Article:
James Woodyard, DMD, MS: In my practice, I use both AlloDerm and subepithelial connective tissue grafts. This is not a question of superiority, but of knowing when each is indicated. AlloDerm provides many benefits to the patient, such as no donor site and the ability to address many teeth in one surgical visit; whereas, connective tissue grafts offer the benefit of quicker healing than an AlloDerm graft, at the expense of a painful donor site.

Which type of technique is used depends upon several factors, including but not limited to tooth location, tooth position, and patient selection. If the tooth is in ideal position and alignment, with or without keratinized gingiva (Miller Class I and II), AlloDerm is my first choice. In compromised situations, such as when teeth are buccally inclined, rotated, and/or have interproximal bone loss (Miller Class III and IV), I often choose connective tissue over AlloDerm.

Patient selection is a big factor. With AlloDerm, I always use platelet rich fibrin to accelerate the soft-tissue healing. Even with platelet rich fibrin, the graft site is fragile and susceptible to failure for 4 to 5 weeks due to trauma or noncompliance. In contrast, subepithelial connective tissue grafts are usually relatively stable at 2 to 3 weeks. If the patient cannot avoid trauma from eating or sporting activities for 4 to 5 weeks, then connective tissue may be a better choice.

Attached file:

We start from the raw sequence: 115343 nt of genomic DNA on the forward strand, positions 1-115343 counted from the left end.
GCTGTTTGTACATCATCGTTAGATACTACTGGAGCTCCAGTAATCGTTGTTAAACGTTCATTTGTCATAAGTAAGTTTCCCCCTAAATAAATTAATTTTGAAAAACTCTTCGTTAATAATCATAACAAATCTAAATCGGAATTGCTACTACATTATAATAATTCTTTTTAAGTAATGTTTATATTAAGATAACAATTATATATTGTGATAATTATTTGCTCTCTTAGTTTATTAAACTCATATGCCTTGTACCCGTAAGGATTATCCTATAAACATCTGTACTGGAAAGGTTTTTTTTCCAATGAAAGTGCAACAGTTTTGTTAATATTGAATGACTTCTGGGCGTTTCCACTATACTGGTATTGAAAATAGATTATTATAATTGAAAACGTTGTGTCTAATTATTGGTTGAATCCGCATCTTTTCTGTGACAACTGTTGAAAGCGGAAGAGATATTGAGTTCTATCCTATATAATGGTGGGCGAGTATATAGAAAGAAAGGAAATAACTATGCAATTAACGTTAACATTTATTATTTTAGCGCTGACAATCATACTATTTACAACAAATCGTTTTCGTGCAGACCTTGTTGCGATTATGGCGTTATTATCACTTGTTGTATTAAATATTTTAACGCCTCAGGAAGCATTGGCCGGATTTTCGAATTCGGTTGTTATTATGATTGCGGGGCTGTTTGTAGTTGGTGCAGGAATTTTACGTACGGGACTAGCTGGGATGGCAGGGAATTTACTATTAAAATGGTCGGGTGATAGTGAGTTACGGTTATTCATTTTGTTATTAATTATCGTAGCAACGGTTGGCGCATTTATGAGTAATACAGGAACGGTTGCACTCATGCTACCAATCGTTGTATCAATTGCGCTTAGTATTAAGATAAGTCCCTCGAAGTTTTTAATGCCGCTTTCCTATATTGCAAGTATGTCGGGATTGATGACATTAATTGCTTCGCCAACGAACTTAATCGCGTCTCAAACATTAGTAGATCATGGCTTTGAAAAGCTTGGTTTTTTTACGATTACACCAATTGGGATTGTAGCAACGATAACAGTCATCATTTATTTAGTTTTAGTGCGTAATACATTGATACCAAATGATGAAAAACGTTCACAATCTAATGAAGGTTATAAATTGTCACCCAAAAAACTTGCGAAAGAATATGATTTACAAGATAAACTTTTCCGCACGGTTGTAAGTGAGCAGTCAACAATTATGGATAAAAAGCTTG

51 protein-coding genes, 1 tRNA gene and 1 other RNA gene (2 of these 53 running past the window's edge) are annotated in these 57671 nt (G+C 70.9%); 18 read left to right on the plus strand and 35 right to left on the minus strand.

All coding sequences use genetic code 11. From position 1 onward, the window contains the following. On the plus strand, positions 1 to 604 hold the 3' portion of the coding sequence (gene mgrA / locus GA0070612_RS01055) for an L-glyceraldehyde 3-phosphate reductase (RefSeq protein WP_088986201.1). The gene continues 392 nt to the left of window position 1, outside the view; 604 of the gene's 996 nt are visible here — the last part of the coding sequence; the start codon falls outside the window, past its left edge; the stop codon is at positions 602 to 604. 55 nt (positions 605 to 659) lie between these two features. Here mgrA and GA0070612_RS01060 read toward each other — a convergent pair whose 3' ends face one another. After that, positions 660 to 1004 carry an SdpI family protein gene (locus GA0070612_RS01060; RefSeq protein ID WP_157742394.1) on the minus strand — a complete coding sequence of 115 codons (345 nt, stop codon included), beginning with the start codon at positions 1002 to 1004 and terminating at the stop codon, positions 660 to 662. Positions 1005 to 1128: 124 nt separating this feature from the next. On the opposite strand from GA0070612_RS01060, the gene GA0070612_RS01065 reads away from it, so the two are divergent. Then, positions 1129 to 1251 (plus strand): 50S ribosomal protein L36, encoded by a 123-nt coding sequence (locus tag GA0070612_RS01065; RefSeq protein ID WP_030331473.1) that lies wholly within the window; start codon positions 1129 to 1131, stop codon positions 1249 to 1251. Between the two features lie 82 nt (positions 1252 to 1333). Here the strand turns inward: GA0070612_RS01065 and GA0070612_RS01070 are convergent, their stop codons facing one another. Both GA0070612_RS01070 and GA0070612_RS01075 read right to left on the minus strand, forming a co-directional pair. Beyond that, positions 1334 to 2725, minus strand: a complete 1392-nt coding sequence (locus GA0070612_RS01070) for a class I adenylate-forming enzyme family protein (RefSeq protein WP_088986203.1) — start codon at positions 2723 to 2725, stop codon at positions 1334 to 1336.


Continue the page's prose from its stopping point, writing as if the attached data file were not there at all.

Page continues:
AlloDerm is a little more technique sensitive than connective tissue. When preparing your flap for an AlloDerm graft, the flap must be released to the point that it will stretch to the occlusal surface of the teeth being treated. Having a passive flap that will cover the AlloDerm without tension is the key to success with this material.

In my opinion, AlloDerm is an excellent material with many benefits. It is more technique sensitive than CT and takes additional training to use well. You need to be smart in your choice of when to use it and whom to use it on. Palatal donor sites are by far the most uncomfortable surgeries that I do as a periodontist, and I am happy when I can avoid them.

About the Authors

Edward P. Allen, DDS, PhD is the founder of the Center for Advanced Dental Education in Dallas, Texas.

Ben Calem, DMD has a private practice, Canal and Calem Periodontics, with locations in Moorestown and Medford, New Jersey.

James Woodyard, DMD, MS has a private practice, Woodyard Periodontics, PC, in Newburgh, Indiana.